Eleusine tristachya

3. Eleusine tristachya (Lam.) Lam. (syn.: E. italica Terr., Cynosurus tristachyos Lam.) (S-Am.) – A regular, but usually ephemeral alien. Formerly mainly introduced as a wool alien in the Vesdre valley, at least between 1887 and 1960. Occasionally seen elsewhere, often without obvious vector of introduction (Antwerpen, Brussel, etc.). In more recent times still regularly seen and sometimes persisting for several years, for instance as a roadside weed in the port of Antwerpen (Noorderlaan at Churchilldok, at least between 1992 and 2002 but now gone; see Verloove 2002). Furthermore discovered in 2005 on bare, gravelly soil of a disused railway yard between Gent and Merelbeke (Moskou) and reported as further spreading there in 2009 (by now, in 2013, seemingly firmly established). In the past years also recorded in Roeselare (wasteland) and near Lokeren (E17 motorway).

In addition to the diacritic features given in the key, Eleusine tristachya is readily distinguished from E. coracana (and E. indica) by its lemmas with a more rounded back. Eleusine tristachya is said to be annual by Vivant (1959), Hilu (2003) and others. However, it is evidently perennial but often flowers in the first year. Contrary to Phillips (1972) and Stace (2010) – who both distinguished Eleusine indica and E. tristachya on the basis of lemma characteristics (lemma pointed and obtuse respectively) – E. tristachya often even has more prominently pointed lemmas than E. indica or E. coracana. The presence or absence of ciliae along the margins of the sheaths (see Vivant 1959) neither is a reliable feature although sheaths of Eleusine indica or E. coracana sometimes tend to be more ciliate than those of E. tristachya. Inflorescence branches can reach up to 80 mm according to Hilu (2003) but this is never the case in our area where they reach at most 30 mm.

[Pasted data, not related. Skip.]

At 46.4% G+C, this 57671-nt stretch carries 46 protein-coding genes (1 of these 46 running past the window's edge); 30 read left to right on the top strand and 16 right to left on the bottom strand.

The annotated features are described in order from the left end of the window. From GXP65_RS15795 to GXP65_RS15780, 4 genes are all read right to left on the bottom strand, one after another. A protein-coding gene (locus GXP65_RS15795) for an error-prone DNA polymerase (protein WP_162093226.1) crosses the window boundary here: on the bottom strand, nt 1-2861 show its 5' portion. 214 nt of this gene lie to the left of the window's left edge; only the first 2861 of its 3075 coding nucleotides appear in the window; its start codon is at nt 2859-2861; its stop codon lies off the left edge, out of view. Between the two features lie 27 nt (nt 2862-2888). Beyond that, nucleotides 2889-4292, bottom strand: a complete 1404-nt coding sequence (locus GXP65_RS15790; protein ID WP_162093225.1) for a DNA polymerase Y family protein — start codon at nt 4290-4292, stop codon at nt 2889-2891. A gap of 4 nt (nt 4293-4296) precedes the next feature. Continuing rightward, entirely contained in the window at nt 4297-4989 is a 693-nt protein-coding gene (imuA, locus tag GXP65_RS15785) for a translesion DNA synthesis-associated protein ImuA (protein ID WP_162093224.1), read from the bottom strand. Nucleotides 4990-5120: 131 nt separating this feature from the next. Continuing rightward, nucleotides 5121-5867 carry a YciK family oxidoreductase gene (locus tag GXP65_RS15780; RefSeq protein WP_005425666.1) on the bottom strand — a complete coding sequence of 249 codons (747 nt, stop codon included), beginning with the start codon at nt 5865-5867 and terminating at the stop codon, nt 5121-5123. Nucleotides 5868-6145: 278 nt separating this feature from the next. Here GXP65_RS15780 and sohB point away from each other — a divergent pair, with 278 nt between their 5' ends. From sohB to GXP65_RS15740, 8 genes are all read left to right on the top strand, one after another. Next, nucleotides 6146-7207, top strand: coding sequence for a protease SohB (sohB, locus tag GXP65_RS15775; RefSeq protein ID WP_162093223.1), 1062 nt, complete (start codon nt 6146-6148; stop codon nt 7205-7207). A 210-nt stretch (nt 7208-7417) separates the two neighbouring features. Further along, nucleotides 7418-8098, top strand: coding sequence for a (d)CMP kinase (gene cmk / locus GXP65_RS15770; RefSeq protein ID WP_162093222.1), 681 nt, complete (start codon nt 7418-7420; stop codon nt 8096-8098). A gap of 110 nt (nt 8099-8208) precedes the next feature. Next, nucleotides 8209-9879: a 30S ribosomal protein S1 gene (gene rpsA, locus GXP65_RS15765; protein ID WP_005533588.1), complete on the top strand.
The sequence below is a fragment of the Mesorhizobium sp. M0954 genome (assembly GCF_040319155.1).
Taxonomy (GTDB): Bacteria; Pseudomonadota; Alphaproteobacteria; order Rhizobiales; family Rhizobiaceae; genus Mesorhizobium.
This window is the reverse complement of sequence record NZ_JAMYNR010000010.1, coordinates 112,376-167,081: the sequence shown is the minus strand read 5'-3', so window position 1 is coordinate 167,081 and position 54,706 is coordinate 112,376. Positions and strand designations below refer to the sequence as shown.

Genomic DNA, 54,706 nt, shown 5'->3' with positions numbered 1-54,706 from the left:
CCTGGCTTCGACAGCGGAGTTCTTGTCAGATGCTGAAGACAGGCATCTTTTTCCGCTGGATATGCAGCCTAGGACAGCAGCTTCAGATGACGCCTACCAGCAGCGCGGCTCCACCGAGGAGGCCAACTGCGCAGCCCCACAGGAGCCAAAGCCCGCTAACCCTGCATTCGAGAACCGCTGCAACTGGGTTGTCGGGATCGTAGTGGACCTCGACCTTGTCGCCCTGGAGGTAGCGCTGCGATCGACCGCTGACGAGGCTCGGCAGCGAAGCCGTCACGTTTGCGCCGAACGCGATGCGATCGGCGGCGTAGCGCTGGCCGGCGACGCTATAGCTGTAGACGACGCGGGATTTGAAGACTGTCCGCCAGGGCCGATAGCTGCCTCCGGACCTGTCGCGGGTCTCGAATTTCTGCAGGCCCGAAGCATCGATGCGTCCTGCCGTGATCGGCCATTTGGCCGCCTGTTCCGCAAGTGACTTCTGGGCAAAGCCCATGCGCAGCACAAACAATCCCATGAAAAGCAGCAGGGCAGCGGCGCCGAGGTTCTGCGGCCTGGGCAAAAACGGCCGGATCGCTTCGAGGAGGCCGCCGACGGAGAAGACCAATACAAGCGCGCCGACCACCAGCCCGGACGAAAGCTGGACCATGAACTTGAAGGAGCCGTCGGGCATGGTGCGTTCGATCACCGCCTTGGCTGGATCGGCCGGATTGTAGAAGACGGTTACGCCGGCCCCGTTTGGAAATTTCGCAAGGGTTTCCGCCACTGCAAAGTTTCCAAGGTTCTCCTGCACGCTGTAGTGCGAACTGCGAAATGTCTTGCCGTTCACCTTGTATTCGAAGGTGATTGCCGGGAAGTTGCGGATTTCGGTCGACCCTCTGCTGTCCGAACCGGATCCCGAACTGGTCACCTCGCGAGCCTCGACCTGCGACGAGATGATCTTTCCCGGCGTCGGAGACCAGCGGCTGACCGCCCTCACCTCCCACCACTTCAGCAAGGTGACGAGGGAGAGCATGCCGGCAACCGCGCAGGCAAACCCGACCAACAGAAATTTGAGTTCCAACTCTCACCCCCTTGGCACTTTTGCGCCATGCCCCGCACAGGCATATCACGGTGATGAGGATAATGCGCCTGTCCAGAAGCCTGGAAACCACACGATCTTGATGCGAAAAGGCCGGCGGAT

The exceedingly similar but tropical African Eleusine multiflora Hochst. ex A. Rich. might have been overlooked. It is an annual with usually slightly more acute lemmas and a shortly racemose inflorescence but these features seem fairly variable and often difficult to assess. Both are probably best distinguished on grain characters: these are very finely and densely granular in Eleusine multiflora and coarsely striate in E. tristachya. Eleusine multiflora is a fairly frequent wool alien in the British Isles (Stace 2010) but none of the Belgian collections of E. tristachya seems to pertain to that species.

Eleusine tristachya, Melle (Gent), by railway track, August 2009, W. Vercruysse.

Eleusine tristachya, inflorescence - Drawing S.Bellanger

Herbarium specimen


Hilu K.W. (2003) Eleusine. In: Barkworth M.E. & al. (eds.), Flora of North America north of Mexico, vol. 25. Oxford University Press, New York-Oxford: 109-110.

Lambinon J. (1959) Contribution à l’étude de la flore adventice de la Belgique. II. Etude sur diverses Gramineae. Bull. Soc. Roy. Bot. Belg. 91: 179-195.

Phillips S.M. (1972) A survey of the genus Eleusine Gaertn. (Gramineae) in Africa. Kew Bull. 27: 251-270.

Stace C. (2010) New flora of the British Isles, 3th ed.: XXXII + 1232 p. Cambridge University Press.

Verloove F. (2002) Ingeburgerde plantensoorten in Vlaanderen. Mededeling van het Instituut voor Natuurbehoud n° 20: 227 p.

Verloove F. & Vandenberghe C. (1996) Nieuwe en interessante voederadventieven voor de Belgische flora, hoofdzakelijk in 1995. Dumortiera 66: 11-32.

Vivant J. (1959) L’Eleusine tristachya Kunth, adventice en Gironde. Bull. Soc. Bot. Fr. 106: 28-30.

Wallnöfer B. (2014) Über die Verbreitung von Eleusine indica und E. tristachya (Gramineae) in Österreich. Annalen des Naturhistorischen Museums in Wien, Serie B 116: 181-190.

Scratchpads developed and conceived by (alphabetical): Ed Baker, Katherine Bouton Alice Heaton Dimitris Koureas, Laurence Livermore, Dave Roberts, Simon Rycroft, Ben Scott, Vince Smith